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Farming Spotlighted As U.S. Agriculture Deputy Secretary Visits Harbes

Kathleen Merrigan discussed initiatives to help farmers.

Local farmers were in the national spotlight on Wednesday when Congressman Tim Bishop welcomed United States Agriculture Deputy Secretary Kathleen Merrigan to the East End for an up-close look at the agricultural industry.

Bishop and Merrigan, under sunny blue skies, headed to the heart of pumpkin country when they paid a visit to the Harbes Family Farm on Sound Avenue in Mattituck for a look at agri-tourism operation. Tasting homemade donuts and warm cider, the pair listened to the questions and concerns expressed by those present regarding challenges facing farmers in the current economy.

Joseph Gergela, Executive Director of the Long Island Farm Bureau, thanked Merrigan for coming. "The best farmland program we know is for farmers to be successful," he said. Gergela said the LIFB and others are "working really hard" to keep farming a viable industry on the East End, even in the face of escalating fuel prices and other challenges

Ed Harbes, who owners Harbes with his wife Monica, said the business began as a potato and cabbage farm but, as his family grew -- the couple has four sons and four daughters -- there was an economic need to move from retail to direct marketing.

From its humble beginning, a 14' x 14' foot gazebo and his son outside with a hand-painted sign advertising sweet corn, Harbes was born and evolved into its current successful incarnation, with three locations, pumpkin picking, hay rides, corn mazes, wine tasting, a family fun barnyard adventure, and other attractions. "Before the paint was dry on the sign we had our first customers," he said.

Today, Harbes said, his son and daughter-in-law have stepped in to join the business and the farms remain a family affair.

Gergela said before the tour, the LIFB hosted a roundtable with Merrigan and Bishop to outline the greatest challenges facing farmers today.

Harbes said challenges exist in the shape of trying to balance community issues with town ordinances; liability insurance is also critical in a business with so much public exposure.

Merrigan asked how many employees Harbes hires; Monica Harbes said during the height of the season, as many as 100 can be onboard. But, Ed Harbes said, the challenge remains in trying to keep employees when the work is seasonal.

He added that Harbes has worked with Cornell Cooperative Extension to integrate practices including slow-release fertilizer on the farms, as well as minimum tillage practices.

Merrigan said federal programs such as "Know Your Farmer, Know Your Food," a USDA-wide effort to carry out President Barack Obama's focus on strengthening local and regional food systems, could help local farmers. In addition, she said, the "Know Your Farmer, Know Your Food Compass" map indicates efforts supported by the USDA and other federal partners, and offers related information on local and regional food systems.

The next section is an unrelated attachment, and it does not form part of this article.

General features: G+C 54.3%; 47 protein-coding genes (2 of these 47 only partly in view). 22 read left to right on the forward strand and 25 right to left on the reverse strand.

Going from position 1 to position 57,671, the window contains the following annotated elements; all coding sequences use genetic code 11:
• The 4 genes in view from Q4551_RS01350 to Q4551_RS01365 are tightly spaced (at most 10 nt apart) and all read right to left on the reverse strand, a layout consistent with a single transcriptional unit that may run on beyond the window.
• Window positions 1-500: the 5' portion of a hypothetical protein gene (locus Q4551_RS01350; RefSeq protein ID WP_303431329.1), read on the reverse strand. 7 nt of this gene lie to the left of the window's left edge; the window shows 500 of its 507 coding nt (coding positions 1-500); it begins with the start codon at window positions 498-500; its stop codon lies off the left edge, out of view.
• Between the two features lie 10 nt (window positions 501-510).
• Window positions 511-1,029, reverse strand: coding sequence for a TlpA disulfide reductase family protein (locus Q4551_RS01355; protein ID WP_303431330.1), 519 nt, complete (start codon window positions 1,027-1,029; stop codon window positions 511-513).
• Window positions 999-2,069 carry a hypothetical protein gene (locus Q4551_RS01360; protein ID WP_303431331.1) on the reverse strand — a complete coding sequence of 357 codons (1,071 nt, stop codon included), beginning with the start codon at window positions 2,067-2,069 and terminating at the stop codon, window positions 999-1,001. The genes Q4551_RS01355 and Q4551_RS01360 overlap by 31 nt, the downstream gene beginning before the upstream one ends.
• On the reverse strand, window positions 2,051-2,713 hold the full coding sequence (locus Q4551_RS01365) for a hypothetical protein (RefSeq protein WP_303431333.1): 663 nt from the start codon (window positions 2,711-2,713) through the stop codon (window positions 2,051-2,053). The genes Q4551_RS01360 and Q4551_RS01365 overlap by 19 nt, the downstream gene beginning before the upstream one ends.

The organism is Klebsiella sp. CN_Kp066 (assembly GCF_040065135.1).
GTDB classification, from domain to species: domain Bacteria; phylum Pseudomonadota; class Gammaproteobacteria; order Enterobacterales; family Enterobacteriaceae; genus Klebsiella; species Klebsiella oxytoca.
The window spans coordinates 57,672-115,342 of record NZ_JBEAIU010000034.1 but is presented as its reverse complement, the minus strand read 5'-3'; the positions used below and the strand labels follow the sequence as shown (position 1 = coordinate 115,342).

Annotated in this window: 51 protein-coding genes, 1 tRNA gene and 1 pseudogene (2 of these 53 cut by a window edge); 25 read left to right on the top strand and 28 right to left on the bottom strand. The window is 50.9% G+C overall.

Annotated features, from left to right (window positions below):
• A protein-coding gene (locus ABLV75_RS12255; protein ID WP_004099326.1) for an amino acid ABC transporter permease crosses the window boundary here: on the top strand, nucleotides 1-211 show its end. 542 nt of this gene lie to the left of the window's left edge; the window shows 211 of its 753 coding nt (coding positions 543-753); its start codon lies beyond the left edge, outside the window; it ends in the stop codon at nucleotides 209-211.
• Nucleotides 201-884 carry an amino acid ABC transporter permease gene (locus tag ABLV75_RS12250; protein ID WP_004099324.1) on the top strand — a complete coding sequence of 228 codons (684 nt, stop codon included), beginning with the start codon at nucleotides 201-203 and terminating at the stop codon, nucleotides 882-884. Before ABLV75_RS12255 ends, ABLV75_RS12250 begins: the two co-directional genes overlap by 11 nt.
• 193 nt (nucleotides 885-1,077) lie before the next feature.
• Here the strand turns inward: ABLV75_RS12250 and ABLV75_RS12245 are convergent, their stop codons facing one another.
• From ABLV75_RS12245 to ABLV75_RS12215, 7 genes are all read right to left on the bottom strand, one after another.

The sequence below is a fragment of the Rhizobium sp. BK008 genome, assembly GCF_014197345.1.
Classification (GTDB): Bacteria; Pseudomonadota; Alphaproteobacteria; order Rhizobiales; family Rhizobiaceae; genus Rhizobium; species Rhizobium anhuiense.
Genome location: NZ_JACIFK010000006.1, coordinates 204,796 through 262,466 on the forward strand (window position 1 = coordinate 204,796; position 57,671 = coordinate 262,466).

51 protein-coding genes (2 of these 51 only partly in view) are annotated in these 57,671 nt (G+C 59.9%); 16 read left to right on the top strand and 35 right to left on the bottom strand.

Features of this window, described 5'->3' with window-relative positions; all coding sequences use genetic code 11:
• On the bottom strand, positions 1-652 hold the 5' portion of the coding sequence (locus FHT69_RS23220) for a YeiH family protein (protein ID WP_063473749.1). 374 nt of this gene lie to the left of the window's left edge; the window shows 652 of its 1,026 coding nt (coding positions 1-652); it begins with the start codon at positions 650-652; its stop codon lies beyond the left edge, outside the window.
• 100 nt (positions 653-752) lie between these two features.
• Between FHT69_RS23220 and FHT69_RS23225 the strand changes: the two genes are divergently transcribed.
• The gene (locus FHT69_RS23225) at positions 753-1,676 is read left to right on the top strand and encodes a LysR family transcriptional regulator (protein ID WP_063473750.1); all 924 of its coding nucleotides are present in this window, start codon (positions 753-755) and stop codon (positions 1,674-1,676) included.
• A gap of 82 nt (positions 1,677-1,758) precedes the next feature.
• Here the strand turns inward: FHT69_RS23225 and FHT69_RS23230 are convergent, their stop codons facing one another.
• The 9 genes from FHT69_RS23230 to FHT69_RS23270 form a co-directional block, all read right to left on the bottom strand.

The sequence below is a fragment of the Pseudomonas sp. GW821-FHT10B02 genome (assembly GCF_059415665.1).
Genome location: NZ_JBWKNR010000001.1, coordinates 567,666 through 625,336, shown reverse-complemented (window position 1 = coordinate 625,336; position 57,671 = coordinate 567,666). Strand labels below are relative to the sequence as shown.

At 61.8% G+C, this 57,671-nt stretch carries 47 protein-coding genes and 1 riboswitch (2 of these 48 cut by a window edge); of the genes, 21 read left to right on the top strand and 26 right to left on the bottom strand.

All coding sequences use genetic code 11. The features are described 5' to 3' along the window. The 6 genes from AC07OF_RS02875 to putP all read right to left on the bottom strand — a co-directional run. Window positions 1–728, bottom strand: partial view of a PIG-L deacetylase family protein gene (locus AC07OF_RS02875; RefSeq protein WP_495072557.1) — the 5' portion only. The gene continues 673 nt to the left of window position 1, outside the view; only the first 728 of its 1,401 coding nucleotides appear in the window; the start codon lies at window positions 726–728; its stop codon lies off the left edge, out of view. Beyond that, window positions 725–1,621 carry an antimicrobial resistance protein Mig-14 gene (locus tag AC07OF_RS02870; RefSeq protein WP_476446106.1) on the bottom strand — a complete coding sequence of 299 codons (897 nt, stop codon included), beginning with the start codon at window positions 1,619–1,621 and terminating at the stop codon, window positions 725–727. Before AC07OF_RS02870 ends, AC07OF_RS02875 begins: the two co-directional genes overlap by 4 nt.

When asked about whether local farmers participate in farm-to-school programs, to help bolster school lunch offerings with healthy, local alternatives, Harbes said there are logistical challenges, such as quantity, especially since peak growing seasons take place during the summer months when school is out of session.

That's where, Gergela said, agricultural processing facilities such as the proposed J. King facility on Sound Avenue could help, by providing refrigeration and storage options so that food can be delivered year-round.

Merrigan said a similar agricultural processing operation in Greenfield, MA, received USDA grant monies to help to rectify the problem posed by a school year that is "mismatched" to the growing season.

Gergela said local school districts could do more to utilize tax dollars to purchase local produce; parents, he said, are clamoring for healthier options for students. "Right now, we have a disconnect," he said. "It's a work in progress."

Bishop said the J. King project and others like it helped to provide value-added options for farmers looking to market their produce to a wider market.

In addition, Gergela added, a new Agriculture Consumer Science Center opened on Tuesday as an annex to the Stony Brook University Incubator at Calverton; the facility will help foster small businesses.

Bishop said an emphasis on specialty crops, as addressed in the 2008 farm bill, would help local East End farmers. He added that there was a "legislative fix" to address the labor issue faced by farmers seeking to fill agricultural jobs; the answer could come in either the farm or immigration bill, he said.

When asked about how farmers can continue despite staggering fuel cost hikes, Merrigan said the government is working to develop bio-fuel options.

Working with USDA Secretary Tom Vilsack, Deputy Secretary Merrigan oversees the day-to-day operation of USDA's programs and spearheads the $149 billion USDA budget process; Merrigan was named by "Time" magazine as one of the "100 Most Influential People in the World" in 2010. 

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